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Equity-informed volunteer recognition: One year later

By Marisa Coyne & Madeline Eaton

Group of youth and youth development professionals in Moorhead, Minn.
One year ago, I wrote a blog titled Equity-informed volunteer recognition: Three shifts in practice, suggesting that youth serving organizations with a commitment to equity and inclusion should evaluate their volunteer recognition practices with the goal of moving away from using exclusively tenure and status-based appreciation methods.

Drawing on Tema Okun’s work on dismantling racism in institutions, I suggested three shifts in formal volunteer recognition practices.
  • Focus volunteer impact over volunteer tenure
  • Celebrate many volunteers rather than few
  • Explore online recognition in addition to in-person events

One year later, our youth serving organization has implemented some of these practices in our formal, statewide volunteer recognition program. I’m back to report our results and share our learning. 

We developed and launched Northern Lights, a volunteer recognition focused on the impacts made by volunteers, regardless of their tenure with our organization. We also invited nominations from teams of volunteers working together to create learning and leadership opportunities for young people. Finally, we encouraged nominations of screened volunteers as well as adult helpers who work under the leadership of screened and approved volunteers. 

Using a simple nomination form that took no more than 15 minutes to complete, we encouraged nominations of volunteers who:
  • Welcome our youngest youth and families through designing and delivering public programming for kindergarten through second grade
  • Create learning environments for older youth (ages 12 - 18) that improve their self-concept, personal agency, resilience and community connectivity
  • Champion diversity, equity, inclusion and accessibility by creating spaces of belonging and empowerment for Minnesota youth of all identities

We advertised the volunteer recognition program and distributed the nomination form to colleagues, volunteers, and community partners through internal and external newsletters, websites, and meeting announcements. 

When nominations closed, we had received four times the number of nominations received in the previous two years - many featuring volunteers in their first few years with our program. As we anticipated, the submissions were closely aligned with our organization’s strategic goals and objectives, included solo volunteers and teams of volunteers, and centered around the incredible impact that volunteer youth workers can have in their local communities.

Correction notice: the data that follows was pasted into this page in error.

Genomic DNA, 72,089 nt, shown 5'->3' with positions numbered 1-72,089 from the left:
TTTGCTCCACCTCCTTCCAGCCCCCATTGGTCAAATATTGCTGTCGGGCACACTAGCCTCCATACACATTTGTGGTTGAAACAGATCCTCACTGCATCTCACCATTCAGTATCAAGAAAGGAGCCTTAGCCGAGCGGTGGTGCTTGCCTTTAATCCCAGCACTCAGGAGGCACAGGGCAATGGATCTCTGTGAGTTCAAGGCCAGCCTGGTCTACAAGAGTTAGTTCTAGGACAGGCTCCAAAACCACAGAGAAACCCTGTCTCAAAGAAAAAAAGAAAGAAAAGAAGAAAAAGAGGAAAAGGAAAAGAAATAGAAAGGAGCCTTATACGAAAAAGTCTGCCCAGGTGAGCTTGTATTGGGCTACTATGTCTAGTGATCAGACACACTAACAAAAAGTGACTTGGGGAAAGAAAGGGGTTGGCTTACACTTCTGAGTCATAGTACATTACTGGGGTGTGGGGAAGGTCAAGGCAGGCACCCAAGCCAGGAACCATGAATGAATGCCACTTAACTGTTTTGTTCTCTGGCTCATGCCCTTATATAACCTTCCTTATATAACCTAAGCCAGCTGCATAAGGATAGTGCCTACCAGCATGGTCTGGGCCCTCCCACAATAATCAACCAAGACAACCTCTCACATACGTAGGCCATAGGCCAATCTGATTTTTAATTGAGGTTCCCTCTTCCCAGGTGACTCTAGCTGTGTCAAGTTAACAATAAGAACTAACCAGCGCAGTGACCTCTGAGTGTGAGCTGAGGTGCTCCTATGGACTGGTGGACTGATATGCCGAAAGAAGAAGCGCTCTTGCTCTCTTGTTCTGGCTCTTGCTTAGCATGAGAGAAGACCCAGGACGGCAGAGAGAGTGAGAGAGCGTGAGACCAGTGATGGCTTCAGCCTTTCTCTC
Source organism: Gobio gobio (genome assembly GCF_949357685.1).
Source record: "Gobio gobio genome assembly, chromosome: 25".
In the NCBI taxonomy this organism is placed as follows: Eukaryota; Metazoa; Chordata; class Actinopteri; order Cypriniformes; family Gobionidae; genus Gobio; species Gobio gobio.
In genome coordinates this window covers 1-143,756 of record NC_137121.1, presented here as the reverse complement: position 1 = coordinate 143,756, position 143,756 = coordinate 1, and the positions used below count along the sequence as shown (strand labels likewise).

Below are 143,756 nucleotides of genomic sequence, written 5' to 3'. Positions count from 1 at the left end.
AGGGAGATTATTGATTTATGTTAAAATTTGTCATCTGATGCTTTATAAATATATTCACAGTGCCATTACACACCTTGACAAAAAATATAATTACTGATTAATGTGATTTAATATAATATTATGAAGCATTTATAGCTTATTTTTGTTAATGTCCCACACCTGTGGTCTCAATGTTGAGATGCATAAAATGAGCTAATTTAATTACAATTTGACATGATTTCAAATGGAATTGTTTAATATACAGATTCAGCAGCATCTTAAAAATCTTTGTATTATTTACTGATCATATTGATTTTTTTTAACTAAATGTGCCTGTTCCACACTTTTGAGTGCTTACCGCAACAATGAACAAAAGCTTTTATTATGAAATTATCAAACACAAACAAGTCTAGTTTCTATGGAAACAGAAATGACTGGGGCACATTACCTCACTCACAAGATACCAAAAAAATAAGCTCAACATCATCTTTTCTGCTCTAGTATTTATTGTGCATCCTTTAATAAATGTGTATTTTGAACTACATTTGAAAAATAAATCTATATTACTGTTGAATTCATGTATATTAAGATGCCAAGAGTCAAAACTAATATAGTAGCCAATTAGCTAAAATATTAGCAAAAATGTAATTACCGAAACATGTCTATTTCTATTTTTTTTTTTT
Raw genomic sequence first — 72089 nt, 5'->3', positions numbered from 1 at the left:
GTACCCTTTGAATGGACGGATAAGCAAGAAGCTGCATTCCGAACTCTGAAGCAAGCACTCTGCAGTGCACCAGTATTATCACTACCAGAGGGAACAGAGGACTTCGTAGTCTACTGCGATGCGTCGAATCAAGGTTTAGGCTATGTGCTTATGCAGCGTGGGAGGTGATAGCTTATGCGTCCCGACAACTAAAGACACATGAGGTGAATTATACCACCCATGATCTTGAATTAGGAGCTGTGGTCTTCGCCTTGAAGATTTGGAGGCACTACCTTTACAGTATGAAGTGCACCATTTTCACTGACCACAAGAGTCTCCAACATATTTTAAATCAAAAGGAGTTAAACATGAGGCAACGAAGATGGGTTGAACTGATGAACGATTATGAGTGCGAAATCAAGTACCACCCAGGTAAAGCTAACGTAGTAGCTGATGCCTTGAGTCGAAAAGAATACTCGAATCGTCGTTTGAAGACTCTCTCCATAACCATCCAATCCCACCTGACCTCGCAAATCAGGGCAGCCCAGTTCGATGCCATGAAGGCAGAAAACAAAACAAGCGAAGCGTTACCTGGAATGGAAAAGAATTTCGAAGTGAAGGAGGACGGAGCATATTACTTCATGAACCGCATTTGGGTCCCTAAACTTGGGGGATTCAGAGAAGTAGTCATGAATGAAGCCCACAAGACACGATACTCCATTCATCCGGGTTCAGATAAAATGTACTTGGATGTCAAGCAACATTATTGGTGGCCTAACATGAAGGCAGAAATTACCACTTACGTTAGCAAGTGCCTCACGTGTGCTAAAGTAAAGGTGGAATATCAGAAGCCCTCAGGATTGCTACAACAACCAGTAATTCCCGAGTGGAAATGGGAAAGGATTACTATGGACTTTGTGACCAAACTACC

During National Volunteer Week, we published a volunteer impact story series based on the nominations we received. We wrote about Felicia, a volunteer youth worker who is deaf, and her work to design and teach a class on American Sign Language for hearing youth. We shared about Rachel and Julie, a volunteer team committed to ensuring that young people of all abilities have an opportunity to learn about and ride horses. We told the story of Ace, a video production company founder, inspired to help young people tell their own stories through photo and video. We shared about Hanan and Mohamed’s commitment to youth empowerment and their homework help work with a primarily immigrant youth population. You can read the full story series on our youth development news page.

Early results are already proving promising. The stories are being shared on social media, forwarded to stakeholders and community partners, and used internally to illustrate the role volunteer youth workers play in creating high-quality, culturally responsive learning environments and opportunities. What’s clear is that recognizing volunteer impact, regardless of tenure and flexing nomination processes to allow for nominations of teams and partners, inspires nominations of diverse volunteers with a desire to impact their local communities.

Do you use volunteers and community members to achieve your program's mission? Do you approach volunteer recognition with equity in mind? What changes have you made to your volunteer recognition practices over the last year?

-- Marisa A. Coyne, Extension educator and volunteer systems director
-- Madeline Eaton, Senior communications specialist

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  1. It is so exciting to see how immediate the results were of these shifts! Thank you for being so intentional about researching the kinds of changes needed, implementing them, and measuring the impact. This is really tangible, do-able, hopeful progress!


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